Launching www.whoishiring.jobs

A job site build by hackers (one hacker, actually) for hackers.

I find “Who is Hiring?” posts and their sister posts “Freelancer? Seeking freelancer?” to be indispensable for discovering interesting tech companies. Sadly, Hacker News user experience is rather poor, so I tried to fix with www.whoishiring.jobs.

The app adds keyword-based filters, email notifications about matching jobs, and organizing job search with bookmarks. In this article, I’d like to walk you through the tech stack and describe a few interesting takeaways that will be described in separate articles.

Tech Stack

Ruby on Rails is one of the best choices for startups and became a basis for the product. I like to keep things vanilla as much as possible and focus on the product instead of gluing libraries together.

Turbo is the first important piece and is responsible for interactivity. I’m using both Turbo Frames and Turbo Streams. There is no need for Stimulus so far as the few bits of browser-based interactivity are implemented using vanilla JavaScript.

I dislike ERB and swapped it out for Slim. I find it beautiful and easy to write. I’m still using ERB in text-based emails because I need more control over the final rendering. Paired with Tailwind CSS and LiveReload it makes for productive and pleasant development environment.

For background processing, I decided to give Solid Queue a try. It’s a new database-backed job queue that comes from the Rails team. It’s been working really well so far!

Two other important gems are Pagy for pagination and rack-attack to cut off bots. I’ve fought a two-week long battle against bots but have prevailed.

Last but not least, I used three indispensable development aids: rubocop and a few plugins for linting, letter_opener for emails, and guard for LiveReload.

The entire app is deployed to Render and uses AppSignal for error and performance monitoring. The monthly cost is 20 USD for Render 23 USD for AppSignal, totaling around 43 USD. Hacker News data is fetched via their official Firebase API.

Lessons Learned

It’s a seemingly simple app but has allowed me to work on some interesting problems:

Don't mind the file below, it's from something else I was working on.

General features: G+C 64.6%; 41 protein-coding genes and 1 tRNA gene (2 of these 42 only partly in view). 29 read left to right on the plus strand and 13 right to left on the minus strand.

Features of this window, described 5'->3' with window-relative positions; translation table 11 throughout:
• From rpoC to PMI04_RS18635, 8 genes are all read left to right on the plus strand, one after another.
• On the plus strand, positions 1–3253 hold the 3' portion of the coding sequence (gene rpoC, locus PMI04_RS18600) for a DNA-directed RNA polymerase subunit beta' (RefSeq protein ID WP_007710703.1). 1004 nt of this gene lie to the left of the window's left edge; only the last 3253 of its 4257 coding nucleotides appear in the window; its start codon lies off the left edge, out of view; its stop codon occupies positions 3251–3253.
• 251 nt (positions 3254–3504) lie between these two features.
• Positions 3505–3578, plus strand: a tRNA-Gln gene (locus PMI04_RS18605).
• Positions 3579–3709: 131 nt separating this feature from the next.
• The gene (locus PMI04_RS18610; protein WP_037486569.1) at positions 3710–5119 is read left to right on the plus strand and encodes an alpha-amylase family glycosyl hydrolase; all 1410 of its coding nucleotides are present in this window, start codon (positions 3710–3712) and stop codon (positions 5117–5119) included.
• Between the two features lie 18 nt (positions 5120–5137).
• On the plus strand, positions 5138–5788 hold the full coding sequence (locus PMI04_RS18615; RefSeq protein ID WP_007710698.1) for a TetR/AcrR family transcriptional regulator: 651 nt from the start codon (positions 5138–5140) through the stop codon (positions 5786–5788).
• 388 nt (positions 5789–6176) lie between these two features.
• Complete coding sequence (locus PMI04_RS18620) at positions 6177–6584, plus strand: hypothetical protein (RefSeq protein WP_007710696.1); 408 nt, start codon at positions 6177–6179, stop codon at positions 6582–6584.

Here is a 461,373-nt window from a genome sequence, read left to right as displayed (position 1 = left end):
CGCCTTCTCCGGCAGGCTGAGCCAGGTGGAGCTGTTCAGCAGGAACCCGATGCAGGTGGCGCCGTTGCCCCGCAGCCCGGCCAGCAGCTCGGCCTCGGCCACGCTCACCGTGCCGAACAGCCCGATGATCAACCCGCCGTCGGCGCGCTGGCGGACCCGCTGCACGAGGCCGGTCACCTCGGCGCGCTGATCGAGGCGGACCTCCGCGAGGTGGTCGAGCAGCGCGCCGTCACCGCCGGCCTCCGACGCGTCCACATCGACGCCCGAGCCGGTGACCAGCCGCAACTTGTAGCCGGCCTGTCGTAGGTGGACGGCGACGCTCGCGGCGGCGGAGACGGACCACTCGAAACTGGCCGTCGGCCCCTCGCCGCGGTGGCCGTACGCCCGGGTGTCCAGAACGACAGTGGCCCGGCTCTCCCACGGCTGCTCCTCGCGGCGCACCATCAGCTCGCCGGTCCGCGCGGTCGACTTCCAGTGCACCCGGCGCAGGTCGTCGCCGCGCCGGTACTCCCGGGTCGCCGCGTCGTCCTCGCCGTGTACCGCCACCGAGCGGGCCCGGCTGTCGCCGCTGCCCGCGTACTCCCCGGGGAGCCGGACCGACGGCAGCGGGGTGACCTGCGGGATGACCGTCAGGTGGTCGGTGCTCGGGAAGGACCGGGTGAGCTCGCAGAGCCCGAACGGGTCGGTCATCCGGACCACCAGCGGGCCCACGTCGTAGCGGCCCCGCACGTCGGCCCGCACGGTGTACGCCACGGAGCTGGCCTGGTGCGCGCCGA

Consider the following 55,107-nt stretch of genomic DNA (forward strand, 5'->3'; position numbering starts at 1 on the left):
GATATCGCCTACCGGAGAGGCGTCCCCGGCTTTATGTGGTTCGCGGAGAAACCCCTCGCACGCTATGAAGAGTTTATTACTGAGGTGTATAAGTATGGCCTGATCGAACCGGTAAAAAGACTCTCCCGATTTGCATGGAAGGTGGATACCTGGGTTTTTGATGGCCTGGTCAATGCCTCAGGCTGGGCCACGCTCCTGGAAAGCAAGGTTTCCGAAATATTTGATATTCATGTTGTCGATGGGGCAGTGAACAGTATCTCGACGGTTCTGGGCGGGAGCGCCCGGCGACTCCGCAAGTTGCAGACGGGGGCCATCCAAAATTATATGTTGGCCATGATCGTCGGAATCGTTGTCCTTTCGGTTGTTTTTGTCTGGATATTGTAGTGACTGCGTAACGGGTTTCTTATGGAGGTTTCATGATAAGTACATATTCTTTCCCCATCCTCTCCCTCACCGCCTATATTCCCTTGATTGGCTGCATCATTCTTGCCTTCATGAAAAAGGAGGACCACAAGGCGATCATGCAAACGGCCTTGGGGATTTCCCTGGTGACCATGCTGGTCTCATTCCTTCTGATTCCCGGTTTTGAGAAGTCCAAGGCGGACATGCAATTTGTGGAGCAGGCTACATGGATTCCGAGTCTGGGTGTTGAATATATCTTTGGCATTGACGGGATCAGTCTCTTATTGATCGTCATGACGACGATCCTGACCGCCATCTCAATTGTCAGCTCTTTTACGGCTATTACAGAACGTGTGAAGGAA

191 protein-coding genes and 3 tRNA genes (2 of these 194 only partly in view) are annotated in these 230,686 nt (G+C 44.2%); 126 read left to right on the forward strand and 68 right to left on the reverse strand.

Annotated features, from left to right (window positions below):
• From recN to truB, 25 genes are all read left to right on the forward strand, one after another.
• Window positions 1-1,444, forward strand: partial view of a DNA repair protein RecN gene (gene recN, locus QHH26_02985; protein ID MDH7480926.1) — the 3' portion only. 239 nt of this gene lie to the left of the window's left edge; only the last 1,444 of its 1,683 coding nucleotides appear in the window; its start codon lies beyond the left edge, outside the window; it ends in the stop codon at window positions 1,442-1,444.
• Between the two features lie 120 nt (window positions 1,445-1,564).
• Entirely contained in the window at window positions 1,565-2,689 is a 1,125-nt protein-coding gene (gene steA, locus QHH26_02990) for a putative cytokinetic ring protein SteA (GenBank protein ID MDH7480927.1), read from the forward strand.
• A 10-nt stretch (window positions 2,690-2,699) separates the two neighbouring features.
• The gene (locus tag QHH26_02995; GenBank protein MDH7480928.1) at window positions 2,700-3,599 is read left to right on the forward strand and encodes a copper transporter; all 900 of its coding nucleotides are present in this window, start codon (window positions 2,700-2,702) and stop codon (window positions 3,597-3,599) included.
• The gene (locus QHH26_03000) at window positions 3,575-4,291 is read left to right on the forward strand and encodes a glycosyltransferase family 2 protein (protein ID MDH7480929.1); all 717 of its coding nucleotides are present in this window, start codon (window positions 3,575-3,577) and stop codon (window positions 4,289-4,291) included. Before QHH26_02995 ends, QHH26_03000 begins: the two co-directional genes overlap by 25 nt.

• War Against Bots – the app was targeted with account spam that also caused controllers to fail; rack-attack helped me to cut off malicious traffic.
  • Creating CSS-only charts like the one on the home page or the stats page
  • Micro–interactivity without Stimulus
  • Precomputing statistics for performance reasons – the aforementioned stats page was taking over 500 ms to load and I brought this back to under 100 ms.
  • Using Solid Queue – scheduling jobs aggressively caused me to exceed my database plan limits.
  • Syncing with a third-party APIs is full of beautiful patterns that can be extracted into a gem.

Each of those problems deserves a separate article. Expect to see them over the coming weeks.

Next Steps

The product is far from finished. I’m going to implement the following features:

  • Filtering based on salary, location, type (in-office, hybrid, remote).
  • Pulling in “SEEKING FREELANCER” posts.
  • Email reminders about upcoming “Who is Hiring?” posts.
  • Browsing all jobs posted by a specific user or for a specific company.

Technically, I’m going to move the app to a VPS running OpenBSD and switch the database to SQLite3. I’ve bought a VPS at Hetzner but need to finish its Ansible configuration first.

In the meantime, if you’re looking for a tech job then consider creating an account!

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